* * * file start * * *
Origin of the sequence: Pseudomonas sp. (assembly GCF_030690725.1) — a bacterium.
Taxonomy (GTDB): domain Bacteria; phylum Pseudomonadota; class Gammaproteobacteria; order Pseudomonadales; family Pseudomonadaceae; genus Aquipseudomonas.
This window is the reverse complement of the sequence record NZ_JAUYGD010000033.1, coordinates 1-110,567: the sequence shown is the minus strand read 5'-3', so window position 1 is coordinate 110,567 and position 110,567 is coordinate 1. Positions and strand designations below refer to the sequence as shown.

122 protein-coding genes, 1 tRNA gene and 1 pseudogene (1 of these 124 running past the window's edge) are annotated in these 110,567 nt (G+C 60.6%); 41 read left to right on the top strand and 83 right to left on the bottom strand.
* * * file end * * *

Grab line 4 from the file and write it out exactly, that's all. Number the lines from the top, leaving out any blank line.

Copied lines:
122 protein-coding genes, 1 tRNA gene and 1 pseudogene (1 of these 124 running past the window's edge) are annotated in these 110,567 nt (G+C 60.6%); 41 read left to right on the top strand and 83 right to left on the bottom strand.